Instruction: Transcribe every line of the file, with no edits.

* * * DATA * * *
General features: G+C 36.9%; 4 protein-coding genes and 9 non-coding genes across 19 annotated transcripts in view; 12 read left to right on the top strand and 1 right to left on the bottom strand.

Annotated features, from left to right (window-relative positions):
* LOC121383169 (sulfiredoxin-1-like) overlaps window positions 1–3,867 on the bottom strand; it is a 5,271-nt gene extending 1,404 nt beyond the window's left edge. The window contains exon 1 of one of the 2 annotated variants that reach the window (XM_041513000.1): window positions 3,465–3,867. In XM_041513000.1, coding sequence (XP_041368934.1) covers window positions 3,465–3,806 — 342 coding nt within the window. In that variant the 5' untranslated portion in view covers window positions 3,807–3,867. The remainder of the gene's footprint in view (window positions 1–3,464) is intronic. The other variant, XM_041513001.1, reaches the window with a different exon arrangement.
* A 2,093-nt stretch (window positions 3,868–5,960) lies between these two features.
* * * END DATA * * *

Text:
General features: G+C 36.9%; 4 protein-coding genes and 9 non-coding genes across 19 annotated transcripts in view; 12 read left to right on the top strand and 1 right to left on the bottom strand.

Annotated features, from left to right (window-relative positions):
* LOC121383169 (sulfiredoxin-1-like) overlaps window positions 1–3,867 on the bottom strand; it is a 5,271-nt gene extending 1,404 nt beyond the window's left edge. The window contains exon 1 of one of the 2 annotated variants that reach the window (XM_041513000.1): window positions 3,465–3,867. In XM_041513000.1, coding sequence (XP_041368934.1) covers window positions 3,465–3,806 — 342 coding nt within the window. In that variant the 5' untranslated portion in view covers window positions 3,807–3,867. The remainder of the gene's footprint in view (window positions 1–3,464) is intronic. The other variant, XM_041513001.1, reaches the window with a different exon arrangement.
* A 2,093-nt stretch (window positions 3,868–5,960) lies between these two features.